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SUSI Women leaders
The UD SUSI Women's Leadership Program, sponsored by the Bureau of Educational and Cultural Affairs and Department of State, brings 20 young women leaders from across sub-Saharan Africa to the U.S. for an intensive civic leadership program focused on addressing the unique challenges facing women in the region.

Women Engaging the World

Photo by Nikki Laws

Young women leaders from Sub-Saharan Africa complete UD-State Department leadership program

Just two short months ago, 20 young women departed Newark for their homes in Cote d’Ivoire, Kenya, Liberia, Sierra Leone and Zambia after a six-week Study of the U.S. Institutes (SUSI) Women’s Leadership Program at the University of Delaware.

Sponsored by the Bureau of Educational and Cultural Affairs at the U.S. Department of State, the SUSI Women’s Leadership Program is administered at UD by the Institute for Global Studies. The academic program is designed for participants to gain a deeper understanding of American society, culture and institutions and to develop personally and professionally through leadership training and civic engagement.

The impact of the program will be felt in communities across Sub-Saharan Africa, as SUSI participants, strengthened by their time at UD, in the Newark community and with their peers, apply their newfound understanding and skills to organizations at home.

For some, like Shamsa Mohamed from Kenya, the SUSI program provided an environment to meet like-minded individuals and a renewed energy to create change.

“I have this love for entrepreneurship,” she said. “I’ve got so many ideas, but ever since I came to UD, these have been triggered and I’ve been motivated to go back home and implement them.” 

Nannah Koroma and Irene Gachahi
Nannah Koroma (far left) came to the UD-State Department program from Sierra Leone and Irene Gachahi came from Kenya.

 

Liseli Muyenga, a third year law student from Zambia, says that she originally chose to apply for the program after being referred by a friend.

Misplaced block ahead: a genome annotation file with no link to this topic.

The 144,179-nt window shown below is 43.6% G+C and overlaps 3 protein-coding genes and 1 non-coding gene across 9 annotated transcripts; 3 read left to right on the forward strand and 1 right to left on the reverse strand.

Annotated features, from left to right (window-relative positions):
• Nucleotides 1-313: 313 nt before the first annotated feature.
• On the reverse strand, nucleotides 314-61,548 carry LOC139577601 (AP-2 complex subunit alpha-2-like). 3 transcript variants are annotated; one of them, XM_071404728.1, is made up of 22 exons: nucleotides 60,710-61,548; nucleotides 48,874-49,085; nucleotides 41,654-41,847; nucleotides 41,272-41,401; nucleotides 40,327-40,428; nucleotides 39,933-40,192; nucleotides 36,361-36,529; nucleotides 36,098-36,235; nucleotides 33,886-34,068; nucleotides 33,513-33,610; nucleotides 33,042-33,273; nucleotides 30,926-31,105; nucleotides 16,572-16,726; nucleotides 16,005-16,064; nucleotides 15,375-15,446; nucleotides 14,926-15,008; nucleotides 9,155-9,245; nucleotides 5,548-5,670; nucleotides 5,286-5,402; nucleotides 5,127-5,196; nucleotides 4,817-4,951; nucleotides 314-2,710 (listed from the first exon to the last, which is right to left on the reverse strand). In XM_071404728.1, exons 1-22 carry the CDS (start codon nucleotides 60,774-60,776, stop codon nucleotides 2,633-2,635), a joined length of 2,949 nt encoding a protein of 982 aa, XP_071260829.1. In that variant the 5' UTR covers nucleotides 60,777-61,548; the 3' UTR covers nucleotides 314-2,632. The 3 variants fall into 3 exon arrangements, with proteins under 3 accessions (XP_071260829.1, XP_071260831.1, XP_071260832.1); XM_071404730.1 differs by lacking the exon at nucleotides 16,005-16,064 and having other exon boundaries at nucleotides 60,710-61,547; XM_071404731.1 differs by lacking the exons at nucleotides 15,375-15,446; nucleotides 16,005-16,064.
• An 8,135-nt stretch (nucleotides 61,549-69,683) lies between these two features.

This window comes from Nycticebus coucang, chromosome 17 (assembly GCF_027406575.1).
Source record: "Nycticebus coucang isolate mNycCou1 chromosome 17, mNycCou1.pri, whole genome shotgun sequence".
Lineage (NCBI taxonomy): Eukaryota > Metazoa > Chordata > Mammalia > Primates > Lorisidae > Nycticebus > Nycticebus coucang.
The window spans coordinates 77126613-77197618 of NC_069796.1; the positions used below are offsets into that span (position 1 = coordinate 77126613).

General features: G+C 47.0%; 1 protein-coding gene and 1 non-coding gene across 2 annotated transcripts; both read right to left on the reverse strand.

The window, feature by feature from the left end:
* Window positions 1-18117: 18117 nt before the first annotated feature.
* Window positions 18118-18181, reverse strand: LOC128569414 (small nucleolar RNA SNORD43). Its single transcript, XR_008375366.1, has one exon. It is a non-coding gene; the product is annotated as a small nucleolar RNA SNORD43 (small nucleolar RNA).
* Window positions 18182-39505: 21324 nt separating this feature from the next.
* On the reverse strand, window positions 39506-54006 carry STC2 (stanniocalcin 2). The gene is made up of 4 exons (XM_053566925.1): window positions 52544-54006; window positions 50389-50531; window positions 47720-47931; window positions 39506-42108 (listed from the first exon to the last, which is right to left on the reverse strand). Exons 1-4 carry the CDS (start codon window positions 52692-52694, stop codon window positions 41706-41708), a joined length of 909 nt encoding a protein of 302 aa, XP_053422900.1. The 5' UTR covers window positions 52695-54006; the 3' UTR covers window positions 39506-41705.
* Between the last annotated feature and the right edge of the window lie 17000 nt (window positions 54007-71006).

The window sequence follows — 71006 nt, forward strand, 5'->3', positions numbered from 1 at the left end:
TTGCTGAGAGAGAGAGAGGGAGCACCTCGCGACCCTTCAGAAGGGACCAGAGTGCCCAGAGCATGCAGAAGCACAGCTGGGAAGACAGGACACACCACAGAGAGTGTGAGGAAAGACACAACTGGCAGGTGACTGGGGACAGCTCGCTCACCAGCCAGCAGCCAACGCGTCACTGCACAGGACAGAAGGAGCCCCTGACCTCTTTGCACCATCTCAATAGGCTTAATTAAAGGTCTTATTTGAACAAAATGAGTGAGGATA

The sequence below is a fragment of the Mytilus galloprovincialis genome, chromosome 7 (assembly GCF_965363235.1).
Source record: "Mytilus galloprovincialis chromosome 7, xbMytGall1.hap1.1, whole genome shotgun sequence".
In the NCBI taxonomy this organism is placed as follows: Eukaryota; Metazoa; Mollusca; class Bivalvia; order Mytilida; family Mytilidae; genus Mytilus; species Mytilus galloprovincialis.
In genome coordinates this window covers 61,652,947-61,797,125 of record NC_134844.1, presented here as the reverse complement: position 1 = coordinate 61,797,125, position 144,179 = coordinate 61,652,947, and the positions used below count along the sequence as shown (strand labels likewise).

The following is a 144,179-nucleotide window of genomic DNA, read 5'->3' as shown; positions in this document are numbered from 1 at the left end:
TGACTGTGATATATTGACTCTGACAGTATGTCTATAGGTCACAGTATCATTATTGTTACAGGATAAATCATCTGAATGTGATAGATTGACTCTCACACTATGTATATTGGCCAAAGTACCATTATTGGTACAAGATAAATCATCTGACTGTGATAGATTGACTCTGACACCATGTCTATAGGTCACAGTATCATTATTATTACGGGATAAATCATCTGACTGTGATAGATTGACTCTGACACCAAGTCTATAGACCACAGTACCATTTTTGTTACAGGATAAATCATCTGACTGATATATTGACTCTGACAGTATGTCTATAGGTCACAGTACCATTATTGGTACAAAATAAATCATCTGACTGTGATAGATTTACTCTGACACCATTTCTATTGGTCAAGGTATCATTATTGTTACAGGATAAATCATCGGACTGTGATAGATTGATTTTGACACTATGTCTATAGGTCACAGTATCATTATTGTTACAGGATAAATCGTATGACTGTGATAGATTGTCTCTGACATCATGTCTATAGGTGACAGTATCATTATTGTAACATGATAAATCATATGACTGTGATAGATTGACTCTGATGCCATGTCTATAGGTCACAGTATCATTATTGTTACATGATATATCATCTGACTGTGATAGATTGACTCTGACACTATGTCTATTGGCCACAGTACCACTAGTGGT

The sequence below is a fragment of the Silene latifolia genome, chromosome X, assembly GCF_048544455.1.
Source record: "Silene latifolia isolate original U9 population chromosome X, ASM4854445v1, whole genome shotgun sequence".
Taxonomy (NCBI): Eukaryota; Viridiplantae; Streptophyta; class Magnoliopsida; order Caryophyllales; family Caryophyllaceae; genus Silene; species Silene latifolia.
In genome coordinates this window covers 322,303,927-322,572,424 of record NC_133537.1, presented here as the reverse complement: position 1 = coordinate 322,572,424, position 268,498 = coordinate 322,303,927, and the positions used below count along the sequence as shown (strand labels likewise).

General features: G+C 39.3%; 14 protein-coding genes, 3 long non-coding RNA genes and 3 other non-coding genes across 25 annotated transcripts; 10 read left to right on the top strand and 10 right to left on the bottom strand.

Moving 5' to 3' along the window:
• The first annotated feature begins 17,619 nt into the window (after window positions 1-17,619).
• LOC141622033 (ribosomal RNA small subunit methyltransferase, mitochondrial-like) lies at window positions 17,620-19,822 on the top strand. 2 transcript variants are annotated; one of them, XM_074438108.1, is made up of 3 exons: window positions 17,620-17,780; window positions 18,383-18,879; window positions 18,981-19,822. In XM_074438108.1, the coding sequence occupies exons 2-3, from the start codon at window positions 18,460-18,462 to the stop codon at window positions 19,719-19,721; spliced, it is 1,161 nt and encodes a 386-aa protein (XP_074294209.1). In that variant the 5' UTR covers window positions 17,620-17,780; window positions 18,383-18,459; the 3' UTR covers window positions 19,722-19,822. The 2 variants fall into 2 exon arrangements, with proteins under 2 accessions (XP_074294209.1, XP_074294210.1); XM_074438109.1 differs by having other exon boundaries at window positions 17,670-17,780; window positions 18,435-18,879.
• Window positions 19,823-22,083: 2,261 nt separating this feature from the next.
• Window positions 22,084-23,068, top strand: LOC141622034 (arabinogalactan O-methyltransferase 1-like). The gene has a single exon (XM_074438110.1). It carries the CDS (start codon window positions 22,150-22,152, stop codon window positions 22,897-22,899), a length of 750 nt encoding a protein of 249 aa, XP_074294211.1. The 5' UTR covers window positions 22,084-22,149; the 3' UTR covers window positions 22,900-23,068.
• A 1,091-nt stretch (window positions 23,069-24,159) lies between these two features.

“I wanted to have a change of environment, a change of scenery to broaden my horizons,” she said. “I really enjoyed seeing how people here volunteer and love civic engagement. When we went to the Mary Campbell Center, there was a 96-year-old lady still volunteering. I really thought about a lot of things that I can do as a young person myself.”

Now, as Muyenga completes her law degree, she will also champion an initiative she calls “Trisame,” meaning “let’s dress up” in the Tonga dialect.

“I’d like to encourage and empower orphaned children in Zambia with self-worth and esteem and help them to be better people in society,” Muyenga said.

Musanje Bukowa will continue her work with “She Inspires,” a student-led association at the University of Zambia that aims to educate young women around reproductive health.

“We serve as mentors to girls in secondary schools so that they are inspired to concentrate on their education and, if they would like to be sexually active, they use methods that are safe for them,” she said.

Bukowa said her experience as a SUSI leader gave her the skills she needed to move forward and create momentum in her organization.

“Before I came to UD, we were planning for this association for more than a year,” Bukowa said. “After SUSI, what we have achieved just since August is enormous. It’s like we’ve been doing this for years.”

Bukowa and her peers will focus this year on reaching young girls with disabilities.

According to Diana Waritay, a biology student at Cuttington University in Liberia, the SUSI program empowered her to speak out on issues that affect women. As a part of her initiative, “Why Girls Can,” Waritay will host workshops focused on healthy body image, self-esteem and education on teenage pregnancy prevention.

“Working with these women was a highlight of my career,” Amanda Bullough, academic director of the SUSI Women’s Leadership program, wrote in a recent Lerner College blog post. “Women’s leadership development is a real passion of mine and a large area of focus for my research.

“The 20 women selected into this program are the cream of the crop from their universities,” said Bullough, who is an assistant professor of management and co-leader of the Lerner College’s Women’s Leadership Forum. “They are all going to be huge forces for growth and development in their countries and stellar role models for all who witness their journey. We just helped them to uncover and polish their own leadership potential.”

To see moments of this year’s SUSI Women’s Leadership Program and to catch up with the young leaders themselves, follow @UDGlobal on Instagram and Twitter and engage using #UDSUSI.

Those interested in learning more about the program are invited to contact IGS associate director for global partnerships and programs, Dan Bottomley.


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